There's probably no tech company that has had more obituaries written about it than Microsoft, but to hear Rahul Sood tell it, Microsoft is the tech world's next big startup.
As head of Microsoft Ventures, the company's new investment arm for startups and emerging tech, Sood has perhaps a different perspective on Microsoft than most — a more optimistic perspective.
However, the company has some catching up to do, he noted. "Things happened, we missed out on some changes, like the open source movement, and we certainly have challenges in mobile. But Microsoft has some great assets, and we are determined to use those assets to get ahead in the market," Sood said.
What's done is done, but Microsoft does not intend to miss out on new opportunities. "Today, more than ever before, there is an opportunity for disruption by teams of four or five people," Sood said at a special Microsoft Ventures Marketplace event at the recent DLD tech conference in Tel Aviv, where 150 Israeli startups met with dozens of investors, angels, and venture capital reps.
"The barriers to entry into the startup world are low, but the opportunity for success is great. In the past 24 months a $1bn company has been created every month, most of them originally small startups. Tech is changing, and Microsoft Ventures plans to be there for those changes."
Those changes can include everything from cloud to mobile to agricultural technology, Sood said. "For example, we have company in our Brazil accelerator that leverages big data to help farmers. They use sensors and other devices to monitor what is going on in the field, and develop information tools for farms to help their businesses grow." Other companies Microsoft Ventures is working with include companies in security, Internet of Things, advertising, cloud, and many other technology areas. Basically, if it holds promise, Microsoft is interested.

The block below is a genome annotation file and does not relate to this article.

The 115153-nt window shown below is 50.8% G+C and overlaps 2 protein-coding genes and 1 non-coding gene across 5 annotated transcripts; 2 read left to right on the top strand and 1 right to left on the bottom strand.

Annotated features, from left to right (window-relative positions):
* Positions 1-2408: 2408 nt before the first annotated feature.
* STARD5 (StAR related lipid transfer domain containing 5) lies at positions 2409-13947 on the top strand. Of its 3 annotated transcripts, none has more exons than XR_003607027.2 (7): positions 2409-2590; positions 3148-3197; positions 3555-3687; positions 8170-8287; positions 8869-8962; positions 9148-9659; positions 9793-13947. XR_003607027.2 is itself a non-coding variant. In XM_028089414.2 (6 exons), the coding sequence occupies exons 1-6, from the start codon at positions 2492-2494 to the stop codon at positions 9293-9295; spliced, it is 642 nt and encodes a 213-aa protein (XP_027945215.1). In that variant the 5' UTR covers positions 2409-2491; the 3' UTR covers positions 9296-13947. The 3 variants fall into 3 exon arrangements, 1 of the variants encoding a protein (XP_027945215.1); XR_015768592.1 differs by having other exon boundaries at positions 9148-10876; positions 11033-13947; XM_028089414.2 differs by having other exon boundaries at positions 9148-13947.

Not only interested, but willing to put its money where its mouth is. That's what happened last month, when Microsoft Ventures — in its first investment — put an undisclosed amount into SkyGiraffe, an Israeli company that provides tools for mobile application management for enterprises.
Microsoft Ventures was established last June to take advantage of the company's string of eight (soon to be ten) Microsoft Ventures accelerators around the world.
But three years ago, there were no Microsoft Ventures accelerators. It was in Israel that the first accelerator was established, in 2012 — and the project was such a resounding success, the company decided to try and replicate that success around the world, said Zack Weisfeld, a senior director of Microsoft Ventures.
"We were the first to run an accelerator of this kind for Microsoft," Weisfeld said. "It was seen as an experiment by the company, but people inside the company believed in what we were trying to do."
The companies that have been a part of the first two rounds (the latest one ended last June) at the original Israel accelerator raised over $1m each in average — not bad for early-stage startups. "Our statistics are very good, we are up there with accelerators like TechStars in terms of investments for our graduates," Weisfeld said.